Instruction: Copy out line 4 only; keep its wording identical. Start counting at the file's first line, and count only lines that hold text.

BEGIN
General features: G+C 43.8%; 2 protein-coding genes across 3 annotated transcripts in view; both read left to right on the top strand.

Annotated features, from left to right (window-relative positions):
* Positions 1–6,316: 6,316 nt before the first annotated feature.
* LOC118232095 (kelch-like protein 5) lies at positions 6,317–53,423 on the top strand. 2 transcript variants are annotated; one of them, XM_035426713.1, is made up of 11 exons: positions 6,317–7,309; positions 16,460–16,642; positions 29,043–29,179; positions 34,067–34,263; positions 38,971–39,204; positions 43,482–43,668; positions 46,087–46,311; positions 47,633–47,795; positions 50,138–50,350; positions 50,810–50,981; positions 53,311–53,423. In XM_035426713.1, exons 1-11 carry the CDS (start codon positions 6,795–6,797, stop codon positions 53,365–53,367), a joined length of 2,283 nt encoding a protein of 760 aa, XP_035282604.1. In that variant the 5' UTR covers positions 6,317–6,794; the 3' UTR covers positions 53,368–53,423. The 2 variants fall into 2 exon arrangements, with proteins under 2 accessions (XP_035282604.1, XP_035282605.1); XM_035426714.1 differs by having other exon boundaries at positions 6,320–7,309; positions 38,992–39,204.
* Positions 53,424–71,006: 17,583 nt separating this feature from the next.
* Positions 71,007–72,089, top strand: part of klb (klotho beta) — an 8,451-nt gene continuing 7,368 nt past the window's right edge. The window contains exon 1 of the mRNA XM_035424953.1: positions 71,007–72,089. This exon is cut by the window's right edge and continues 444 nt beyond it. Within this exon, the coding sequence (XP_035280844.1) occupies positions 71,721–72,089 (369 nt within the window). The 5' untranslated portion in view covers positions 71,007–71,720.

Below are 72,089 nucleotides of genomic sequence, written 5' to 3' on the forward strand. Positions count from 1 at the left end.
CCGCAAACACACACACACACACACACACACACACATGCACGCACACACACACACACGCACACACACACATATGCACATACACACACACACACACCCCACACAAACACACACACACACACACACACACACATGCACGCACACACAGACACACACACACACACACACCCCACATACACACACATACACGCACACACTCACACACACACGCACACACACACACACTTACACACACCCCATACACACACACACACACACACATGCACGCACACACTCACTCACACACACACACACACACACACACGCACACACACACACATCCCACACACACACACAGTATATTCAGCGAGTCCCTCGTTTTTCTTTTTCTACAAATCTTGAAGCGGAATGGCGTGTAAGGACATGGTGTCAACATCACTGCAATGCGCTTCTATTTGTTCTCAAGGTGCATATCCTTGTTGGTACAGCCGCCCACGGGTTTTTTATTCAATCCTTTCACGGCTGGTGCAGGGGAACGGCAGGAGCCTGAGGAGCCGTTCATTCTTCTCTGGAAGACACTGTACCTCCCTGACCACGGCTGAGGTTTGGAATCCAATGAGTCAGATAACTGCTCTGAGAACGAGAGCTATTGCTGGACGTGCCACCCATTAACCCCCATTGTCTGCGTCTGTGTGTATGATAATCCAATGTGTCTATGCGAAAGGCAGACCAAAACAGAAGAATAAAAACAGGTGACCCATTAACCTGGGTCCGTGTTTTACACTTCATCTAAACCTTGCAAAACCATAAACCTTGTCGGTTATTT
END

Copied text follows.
* LOC118232095 (kelch-like protein 5) lies at positions 6,317–53,423 on the top strand. 2 transcript variants are annotated; one of them, XM_035426713.1, is made up of 11 exons: positions 6,317–7,309; positions 16,460–16,642; positions 29,043–29,179; positions 34,067–34,263; positions 38,971–39,204; positions 43,482–43,668; positions 46,087–46,311; positions 47,633–47,795; positions 50,138–50,350; positions 50,810–50,981; positions 53,311–53,423. In XM_035426713.1, exons 1-11 carry the CDS (start codon positions 6,795–6,797, stop codon positions 53,365–53,367), a joined length of 2,283 nt encoding a protein of 760 aa, XP_035282604.1. In that variant the 5' UTR covers positions 6,317–6,794; the 3' UTR covers positions 53,368–53,423. The 2 variants fall into 2 exon arrangements, with proteins under 2 accessions (XP_035282604.1, XP_035282605.1); XM_035426714.1 differs by having other exon boundaries at positions 6,320–7,309; positions 38,992–39,204.